At the start of each year, my first-grade students and I often sit down together near our chart stand to practice interactive writing. They sit clumped on the floor with dry-erase boards and markers in hand as I sit next to the chart to guide their ideas, words, and conventions. The chart paper is our public record of our thoughts, and the students practice with me as we record a piece of writing. I often hand my pen over to volunteers who come up to record our ideas on the chart.
The writing may be a sentence about our day or about a book, a list of choices for play, or directions for how to share a book: the possibilities are endless. As we write, we think aloud and refer to tools for the sounds and words we are learning. We pause and think first about how to form letters, and listen for sounds in words, patterns we know, and high-frequency words we know in a snap. As we think, I often link kids to a tool that can support their thinking about a letter, word, or pattern. We use an alphabet chart, the class name chart, and a vowel chart, and the blends chart is used to capture the two-sound clusters we hear and see.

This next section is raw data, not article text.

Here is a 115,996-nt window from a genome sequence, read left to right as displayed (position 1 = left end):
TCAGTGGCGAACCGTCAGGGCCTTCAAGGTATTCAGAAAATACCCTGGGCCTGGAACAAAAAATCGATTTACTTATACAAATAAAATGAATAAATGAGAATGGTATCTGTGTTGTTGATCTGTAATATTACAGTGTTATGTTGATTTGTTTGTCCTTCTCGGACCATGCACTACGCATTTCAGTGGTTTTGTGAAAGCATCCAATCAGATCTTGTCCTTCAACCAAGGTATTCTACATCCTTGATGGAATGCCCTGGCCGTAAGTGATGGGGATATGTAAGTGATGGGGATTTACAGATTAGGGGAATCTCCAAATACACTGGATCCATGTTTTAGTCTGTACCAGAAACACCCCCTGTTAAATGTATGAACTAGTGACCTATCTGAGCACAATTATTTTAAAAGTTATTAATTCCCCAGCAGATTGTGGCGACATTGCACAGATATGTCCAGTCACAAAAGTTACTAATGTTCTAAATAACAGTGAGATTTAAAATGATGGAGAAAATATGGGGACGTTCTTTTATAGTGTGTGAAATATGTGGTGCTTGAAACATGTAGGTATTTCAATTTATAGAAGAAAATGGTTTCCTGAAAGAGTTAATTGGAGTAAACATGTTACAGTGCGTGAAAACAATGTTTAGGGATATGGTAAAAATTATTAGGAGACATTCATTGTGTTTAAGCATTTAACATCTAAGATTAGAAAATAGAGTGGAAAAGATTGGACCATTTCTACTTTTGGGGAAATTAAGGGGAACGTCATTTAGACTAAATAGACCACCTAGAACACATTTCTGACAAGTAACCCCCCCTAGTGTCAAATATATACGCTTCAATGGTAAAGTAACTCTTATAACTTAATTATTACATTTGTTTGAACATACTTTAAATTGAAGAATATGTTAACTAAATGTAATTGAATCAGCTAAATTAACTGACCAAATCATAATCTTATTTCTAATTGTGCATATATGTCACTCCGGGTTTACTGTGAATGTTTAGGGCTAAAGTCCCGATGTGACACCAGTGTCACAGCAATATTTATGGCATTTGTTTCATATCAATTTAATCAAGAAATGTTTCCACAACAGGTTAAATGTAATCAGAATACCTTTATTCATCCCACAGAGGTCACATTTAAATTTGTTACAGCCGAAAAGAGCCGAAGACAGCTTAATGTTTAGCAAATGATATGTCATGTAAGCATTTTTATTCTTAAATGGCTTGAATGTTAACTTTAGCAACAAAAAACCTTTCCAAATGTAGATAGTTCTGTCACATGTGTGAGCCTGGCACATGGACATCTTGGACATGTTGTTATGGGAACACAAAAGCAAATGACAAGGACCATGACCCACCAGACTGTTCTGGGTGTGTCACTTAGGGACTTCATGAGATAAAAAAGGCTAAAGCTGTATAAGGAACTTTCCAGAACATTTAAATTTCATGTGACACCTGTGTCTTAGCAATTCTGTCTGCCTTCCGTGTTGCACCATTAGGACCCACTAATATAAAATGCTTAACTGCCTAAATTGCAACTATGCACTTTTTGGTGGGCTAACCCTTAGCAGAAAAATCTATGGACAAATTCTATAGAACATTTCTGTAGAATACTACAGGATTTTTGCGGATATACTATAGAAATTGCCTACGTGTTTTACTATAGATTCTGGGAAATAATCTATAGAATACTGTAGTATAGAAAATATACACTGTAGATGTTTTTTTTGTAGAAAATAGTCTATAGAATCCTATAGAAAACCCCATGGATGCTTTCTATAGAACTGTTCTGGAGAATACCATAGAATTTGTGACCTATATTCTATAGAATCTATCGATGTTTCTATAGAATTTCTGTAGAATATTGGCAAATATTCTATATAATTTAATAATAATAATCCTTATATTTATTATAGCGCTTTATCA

Creating an ongoing list of blends during interactive writing in the first weeks of school helps students take ownership in recognizing them. Students often begin to catch blends in their names, in books they read, and in writing they do. They are excited and often ask to add a blend to our chart. Allowing them the independence to use the chart has helped motivate them to think and share their learning about this small part of word learning.
In this clip, JJ and Alison have noticed a blend after a minilesson and are asking to add it to the chart as we transition between reading and writing.